Sign up for our newsletter
Technology / AI and automation

Nokia claims Google’s Nexus 7 tablet infringes on its patents

Nokia claims that the Google Nexus 7 tablet, co-developed by Asus, infringes some of its WiFi patents.

Google has unveiled the Nexus 7 tablet at its developer summit I/O in San Francisco last week.

The 7-inch device runs on Android’s latest version 4.1 Jelly Bean, features a 1.3GHz Nvidia Tegra 3 quad-core CPU and comes with a $199 price tag.

The patents are likely related to the IEEE 802.11 WiFi standard, as Nokia says that neither Google nor Asus have sought to license the technologies and calls for the two companies to come to a license agreement.

White papers from our partners

Nokia spokesperson told The INQUIRER that Nokia has more than 40 licensees, mainly for its standards essential patent portfolio, including most of the mobile device manufacturers.

"Neither Google nor Asus is licensed under our patent portfolio," the spokesperson said.

"Companies who are not yet licensed under our standard essential patents should simply approach us and sign up for a license."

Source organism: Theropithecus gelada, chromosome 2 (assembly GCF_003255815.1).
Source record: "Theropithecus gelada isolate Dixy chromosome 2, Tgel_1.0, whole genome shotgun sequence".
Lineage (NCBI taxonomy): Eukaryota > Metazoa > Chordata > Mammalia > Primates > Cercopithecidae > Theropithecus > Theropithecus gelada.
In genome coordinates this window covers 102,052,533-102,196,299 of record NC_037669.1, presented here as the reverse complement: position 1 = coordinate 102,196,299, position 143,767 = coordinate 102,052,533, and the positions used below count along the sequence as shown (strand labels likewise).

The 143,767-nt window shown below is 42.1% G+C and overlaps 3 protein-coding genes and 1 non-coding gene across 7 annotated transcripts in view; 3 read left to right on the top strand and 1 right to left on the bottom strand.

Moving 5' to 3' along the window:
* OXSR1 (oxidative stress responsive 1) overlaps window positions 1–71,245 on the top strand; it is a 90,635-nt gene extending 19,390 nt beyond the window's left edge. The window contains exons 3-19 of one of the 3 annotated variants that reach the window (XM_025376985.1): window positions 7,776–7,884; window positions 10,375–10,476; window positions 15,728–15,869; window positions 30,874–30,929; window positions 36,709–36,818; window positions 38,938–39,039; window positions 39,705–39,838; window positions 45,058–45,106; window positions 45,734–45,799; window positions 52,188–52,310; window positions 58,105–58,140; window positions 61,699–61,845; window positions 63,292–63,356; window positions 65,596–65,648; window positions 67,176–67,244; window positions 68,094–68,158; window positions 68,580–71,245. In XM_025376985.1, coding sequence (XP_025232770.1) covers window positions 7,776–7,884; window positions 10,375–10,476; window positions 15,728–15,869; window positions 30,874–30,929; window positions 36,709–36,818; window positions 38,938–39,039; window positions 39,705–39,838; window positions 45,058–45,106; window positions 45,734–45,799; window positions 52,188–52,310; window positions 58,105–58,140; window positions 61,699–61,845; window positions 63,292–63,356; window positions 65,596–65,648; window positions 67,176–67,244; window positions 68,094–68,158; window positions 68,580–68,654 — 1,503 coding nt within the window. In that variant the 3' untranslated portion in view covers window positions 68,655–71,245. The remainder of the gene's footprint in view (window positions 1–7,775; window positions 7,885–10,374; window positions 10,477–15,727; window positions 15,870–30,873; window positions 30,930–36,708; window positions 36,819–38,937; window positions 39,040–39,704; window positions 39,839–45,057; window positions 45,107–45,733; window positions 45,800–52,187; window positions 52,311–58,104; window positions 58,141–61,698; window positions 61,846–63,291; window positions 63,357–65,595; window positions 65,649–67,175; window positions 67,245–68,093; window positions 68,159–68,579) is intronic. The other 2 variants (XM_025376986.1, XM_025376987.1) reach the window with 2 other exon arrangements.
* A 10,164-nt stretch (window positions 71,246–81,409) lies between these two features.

It is unclear if Nokia has filed a patent-infringement claim or will file an injunction against the tablet while neither Asus nor Google have commented on Nokia’s claims.

The ongoing patent battles are likely to get intense as companies have been gearing up to launch their own tablets in a market dominated by Apple.

Apple recently won an injunction on the sale of Samsung Galaxy Tablets in the US and has now won second injunction against Samsung’s Galaxy Tab 10.1.

The order, which bans Samsung from selling the Galaxy Nexus smartphone in the US, is another setback for the South Korean handset giant in its legal battle with iPad maker Apple.

Nokia was the world’s top handset maker until it lost the position to Apple and Samsung which captured 55% of global smartphone shipments in the first quarter of 2012.
This article is from the CBROnline archive: some formatting and images may not be present.

CBR Staff Writer

CBR Online legacy content.